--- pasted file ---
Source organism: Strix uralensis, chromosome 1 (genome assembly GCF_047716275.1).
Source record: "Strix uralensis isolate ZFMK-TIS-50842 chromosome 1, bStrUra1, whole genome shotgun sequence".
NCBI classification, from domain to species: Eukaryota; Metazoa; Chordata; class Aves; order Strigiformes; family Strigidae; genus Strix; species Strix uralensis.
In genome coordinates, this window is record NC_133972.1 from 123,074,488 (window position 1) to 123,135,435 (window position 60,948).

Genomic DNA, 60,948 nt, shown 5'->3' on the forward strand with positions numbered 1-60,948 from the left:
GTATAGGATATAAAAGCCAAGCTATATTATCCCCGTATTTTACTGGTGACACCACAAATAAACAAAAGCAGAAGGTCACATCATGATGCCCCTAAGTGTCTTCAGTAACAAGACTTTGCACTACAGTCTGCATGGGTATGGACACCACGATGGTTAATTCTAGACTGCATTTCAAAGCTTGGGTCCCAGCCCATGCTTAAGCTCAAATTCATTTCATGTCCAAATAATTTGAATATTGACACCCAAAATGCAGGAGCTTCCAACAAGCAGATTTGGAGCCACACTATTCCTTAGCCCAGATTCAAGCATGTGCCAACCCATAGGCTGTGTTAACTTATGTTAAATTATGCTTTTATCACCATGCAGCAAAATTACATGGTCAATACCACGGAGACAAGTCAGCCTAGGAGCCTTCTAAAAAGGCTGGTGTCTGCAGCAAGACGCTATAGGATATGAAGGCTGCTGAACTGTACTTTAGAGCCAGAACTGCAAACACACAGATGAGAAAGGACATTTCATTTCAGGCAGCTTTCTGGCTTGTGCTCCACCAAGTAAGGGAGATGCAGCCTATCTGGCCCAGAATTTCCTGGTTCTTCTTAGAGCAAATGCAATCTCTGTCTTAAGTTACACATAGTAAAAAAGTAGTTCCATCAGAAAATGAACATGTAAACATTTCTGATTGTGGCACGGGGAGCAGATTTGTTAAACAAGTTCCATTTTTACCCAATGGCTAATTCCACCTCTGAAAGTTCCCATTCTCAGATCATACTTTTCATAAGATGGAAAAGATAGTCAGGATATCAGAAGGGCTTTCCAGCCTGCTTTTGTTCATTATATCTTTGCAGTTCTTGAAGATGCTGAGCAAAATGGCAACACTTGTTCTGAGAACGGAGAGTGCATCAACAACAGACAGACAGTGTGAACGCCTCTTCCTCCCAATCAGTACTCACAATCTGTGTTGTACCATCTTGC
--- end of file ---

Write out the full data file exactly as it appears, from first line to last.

Source organism: Strix uralensis, chromosome 1 (genome assembly GCF_047716275.1).
Source record: "Strix uralensis isolate ZFMK-TIS-50842 chromosome 1, bStrUra1, whole genome shotgun sequence".
NCBI classification, from domain to species: Eukaryota; Metazoa; Chordata; class Aves; order Strigiformes; family Strigidae; genus Strix; species Strix uralensis.
In genome coordinates, this window is record NC_133972.1 from 123,074,488 (window position 1) to 123,135,435 (window position 60,948).

Genomic DNA, 60,948 nt, shown 5'->3' on the forward strand with positions numbered 1-60,948 from the left:
GTATAGGATATAAAAGCCAAGCTATATTATCCCCGTATTTTACTGGTGACACCACAAATAAACAAAAGCAGAAGGTCACATCATGATGCCCCTAAGTGTCTTCAGTAACAAGACTTTGCACTACAGTCTGCATGGGTATGGACACCACGATGGTTAATTCTAGACTGCATTTCAAAGCTTGGGTCCCAGCCCATGCTTAAGCTCAAATTCATTTCATGTCCAAATAATTTGAATATTGACACCCAAAATGCAGGAGCTTCCAACAAGCAGATTTGGAGCCACACTATTCCTTAGCCCAGATTCAAGCATGTGCCAACCCATAGGCTGTGTTAACTTATGTTAAATTATGCTTTTATCACCATGCAGCAAAATTACATGGTCAATACCACGGAGACAAGTCAGCCTAGGAGCCTTCTAAAAAGGCTGGTGTCTGCAGCAAGACGCTATAGGATATGAAGGCTGCTGAACTGTACTTTAGAGCCAGAACTGCAAACACACAGATGAGAAAGGACATTTCATTTCAGGCAGCTTTCTGGCTTGTGCTCCACCAAGTAAGGGAGATGCAGCCTATCTGGCCCAGAATTTCCTGGTTCTTCTTAGAGCAAATGCAATCTCTGTCTTAAGTTACACATAGTAAAAAAGTAGTTCCATCAGAAAATGAACATGTAAACATTTCTGATTGTGGCACGGGGAGCAGATTTGTTAAACAAGTTCCATTTTTACCCAATGGCTAATTCCACCTCTGAAAGTTCCCATTCTCAGATCATACTTTTCATAAGATGGAAAAGATAGTCAGGATATCAGAAGGGCTTTCCAGCCTGCTTTTGTTCATTATATCTTTGCAGTTCTTGAAGATGCTGAGCAAAATGGCAACACTTGTTCTGAGAACGGAGAGTGCATCAACAACAGACAGACAGTGTGAACGCCTCTTCCTCCCAATCAGTACTCACAATCTGTGTTGTACCATCTTGC